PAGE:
Folk has a lot of crossover with journalism. Consider Phil Ochs, just for one. Putting the truth before beauty, as it were, is an unspoken tenant of folk. And as an inexperienced player and songwriter, it fit me perfectly. There are examples of the half-talking/half-melodic/half-truth/half-bullshit/half-contemplative/half-surface level style of songwriting everywhere! Of course I was significantly influenced by Dylan, and probably listening to this song constantly back in 2010, the original, grittier version of ‘Brownsville Girl.’ None of the lines in this song are predictable. They are all original. No stock rhyming whatsoever. Not coincidentally: it has a loose, nearly nonexistent melody. You’ll notice upon the verse ‘Way out under the stars’ Dylan decides to start singing. Right there. It’s all up for grabs. Singing, not singing, rhyming, not rhyming, employing melody, not employing melody… the chorus is always important in songs like this: because you usually need to maintain your grip on the listener with (at least) a chorus that is melodic. Sounds like a song.
Anyway, I’m not a complete champion of this approach. Without a melody, the train can sail off the tracks with staggering ease.
We were kids once, remember?
And you ran ahead of the group
Now you follow a broken heart
And cater to a misled mind
Buddy, you’re delirious
What the hell is that? I don’t know. It is original… and also inescapably bad. And by inescapable, I mean: what can you do with those lines? How can you make them sound like they belong together? My recourse in this performance was to slow them down. Even though songs may describe alienation, they are actually usually never alienated themselves: lyrics rhyme, or seem to fall into place through the singer’s vocal delivery, and/or are melodic (Notice Dylan with the Corpus Christie Tribune line in Danville Girl. Its only his musical vocal delivery that keeps those lines together) These lines here basically are alienated: because they don’t rhyme, have no melody, and also can’t really be song with any alliterative punch. A great example of true musical alienation would be the work of the punk band Suicide. Those songs are jarring to the ear. Probably because they sound truly ‘realistic,’ reflecting our fractured experience. Even songs purporting to be realistic, and which are meaningful, are not actually based in reality. Reality is only occasionally musical. When a musician flops down stomach first on a stage and weeps into a microphone instead of performing, that’s realism! Nobody goes to a concert or listens to an album for a true taste of reality, same for the musicians. We all know the agreement here.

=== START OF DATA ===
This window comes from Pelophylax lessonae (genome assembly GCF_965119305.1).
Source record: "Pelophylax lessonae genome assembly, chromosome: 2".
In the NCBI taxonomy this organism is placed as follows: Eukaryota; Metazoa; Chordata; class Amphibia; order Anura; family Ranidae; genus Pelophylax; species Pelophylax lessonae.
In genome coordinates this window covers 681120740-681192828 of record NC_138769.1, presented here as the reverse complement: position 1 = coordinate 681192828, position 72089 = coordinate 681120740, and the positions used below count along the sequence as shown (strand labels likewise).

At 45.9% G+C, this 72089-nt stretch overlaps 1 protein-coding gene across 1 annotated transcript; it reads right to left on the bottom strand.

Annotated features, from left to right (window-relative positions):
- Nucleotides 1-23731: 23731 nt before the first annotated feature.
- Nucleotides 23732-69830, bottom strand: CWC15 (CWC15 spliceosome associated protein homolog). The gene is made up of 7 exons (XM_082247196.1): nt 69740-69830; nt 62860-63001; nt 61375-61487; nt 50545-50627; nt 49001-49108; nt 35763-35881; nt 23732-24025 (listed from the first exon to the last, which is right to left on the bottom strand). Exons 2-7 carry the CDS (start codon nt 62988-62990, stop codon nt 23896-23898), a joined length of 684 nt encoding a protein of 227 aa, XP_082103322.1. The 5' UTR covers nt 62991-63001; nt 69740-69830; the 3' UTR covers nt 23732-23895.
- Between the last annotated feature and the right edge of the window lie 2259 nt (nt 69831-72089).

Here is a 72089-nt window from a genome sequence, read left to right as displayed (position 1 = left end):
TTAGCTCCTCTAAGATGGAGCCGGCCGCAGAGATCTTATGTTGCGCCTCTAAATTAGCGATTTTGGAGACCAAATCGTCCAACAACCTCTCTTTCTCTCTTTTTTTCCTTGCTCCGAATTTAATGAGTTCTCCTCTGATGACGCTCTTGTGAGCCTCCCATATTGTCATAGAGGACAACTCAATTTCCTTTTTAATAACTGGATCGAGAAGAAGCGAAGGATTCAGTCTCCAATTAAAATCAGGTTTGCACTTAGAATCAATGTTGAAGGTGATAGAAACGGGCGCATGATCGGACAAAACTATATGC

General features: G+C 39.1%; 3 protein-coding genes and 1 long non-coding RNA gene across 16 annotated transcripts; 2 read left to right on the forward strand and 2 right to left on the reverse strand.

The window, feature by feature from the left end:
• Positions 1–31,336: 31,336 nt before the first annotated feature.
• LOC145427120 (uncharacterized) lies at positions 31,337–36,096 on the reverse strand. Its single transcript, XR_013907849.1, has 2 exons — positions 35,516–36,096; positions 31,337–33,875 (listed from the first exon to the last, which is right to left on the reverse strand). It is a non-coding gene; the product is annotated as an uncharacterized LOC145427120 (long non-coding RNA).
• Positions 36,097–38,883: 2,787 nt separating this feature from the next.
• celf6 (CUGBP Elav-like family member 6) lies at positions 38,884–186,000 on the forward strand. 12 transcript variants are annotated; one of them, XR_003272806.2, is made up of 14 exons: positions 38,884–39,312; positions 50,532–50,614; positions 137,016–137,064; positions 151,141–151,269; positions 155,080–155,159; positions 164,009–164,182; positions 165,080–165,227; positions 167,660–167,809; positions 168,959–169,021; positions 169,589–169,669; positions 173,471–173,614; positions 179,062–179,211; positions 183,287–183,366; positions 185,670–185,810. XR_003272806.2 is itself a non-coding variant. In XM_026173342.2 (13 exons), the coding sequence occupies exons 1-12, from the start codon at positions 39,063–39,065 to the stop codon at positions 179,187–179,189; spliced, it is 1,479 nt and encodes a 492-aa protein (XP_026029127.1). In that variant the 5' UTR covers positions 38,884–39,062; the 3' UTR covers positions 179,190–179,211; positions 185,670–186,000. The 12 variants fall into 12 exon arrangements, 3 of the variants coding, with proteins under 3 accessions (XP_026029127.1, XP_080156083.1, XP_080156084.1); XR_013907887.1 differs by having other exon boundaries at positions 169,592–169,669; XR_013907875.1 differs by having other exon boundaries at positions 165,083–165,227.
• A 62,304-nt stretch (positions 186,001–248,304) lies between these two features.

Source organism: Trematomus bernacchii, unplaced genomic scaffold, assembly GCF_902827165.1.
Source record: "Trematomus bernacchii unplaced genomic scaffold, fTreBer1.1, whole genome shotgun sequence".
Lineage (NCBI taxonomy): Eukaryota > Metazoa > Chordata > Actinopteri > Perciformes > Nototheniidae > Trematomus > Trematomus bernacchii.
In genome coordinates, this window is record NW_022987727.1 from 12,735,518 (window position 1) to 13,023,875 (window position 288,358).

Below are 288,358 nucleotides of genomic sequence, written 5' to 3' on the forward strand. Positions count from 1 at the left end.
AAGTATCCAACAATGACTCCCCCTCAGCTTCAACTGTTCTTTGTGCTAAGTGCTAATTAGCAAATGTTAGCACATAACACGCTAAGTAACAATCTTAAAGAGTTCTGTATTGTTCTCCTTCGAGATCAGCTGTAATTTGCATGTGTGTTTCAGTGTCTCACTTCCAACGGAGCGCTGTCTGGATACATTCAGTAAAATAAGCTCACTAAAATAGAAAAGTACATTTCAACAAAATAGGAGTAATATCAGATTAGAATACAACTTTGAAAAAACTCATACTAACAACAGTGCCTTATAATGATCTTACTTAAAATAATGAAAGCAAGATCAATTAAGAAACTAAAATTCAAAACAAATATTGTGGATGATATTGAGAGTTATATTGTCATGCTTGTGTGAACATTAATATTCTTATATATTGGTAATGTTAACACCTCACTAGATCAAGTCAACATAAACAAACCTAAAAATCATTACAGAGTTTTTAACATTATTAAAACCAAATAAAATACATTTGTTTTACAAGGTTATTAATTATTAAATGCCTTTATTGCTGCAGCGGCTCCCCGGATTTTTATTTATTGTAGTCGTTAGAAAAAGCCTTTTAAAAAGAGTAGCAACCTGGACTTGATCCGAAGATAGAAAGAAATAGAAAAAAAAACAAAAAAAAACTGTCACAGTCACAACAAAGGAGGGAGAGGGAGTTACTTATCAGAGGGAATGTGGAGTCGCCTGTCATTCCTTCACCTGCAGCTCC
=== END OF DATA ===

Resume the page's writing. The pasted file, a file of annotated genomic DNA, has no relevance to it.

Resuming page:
Where does Romeo Soul fit in? It’s a happy accident. There was a place for me as a performer during this time period created by thousands of musicians before me. I could not thank them except to write these songs. But I did have a feeling there was justification for what I was doing, somewhere in the universe, often under my nose, based on my musical interests. Let’s not forget Hip-Hop either. Perhaps no other genre allows a performer to get his or her straight truth across with such conversational flair, and it was all I listened to “back in High School.”
Thank you for reading City-Flower #2: Romeo Soul. Hope you check out the song too.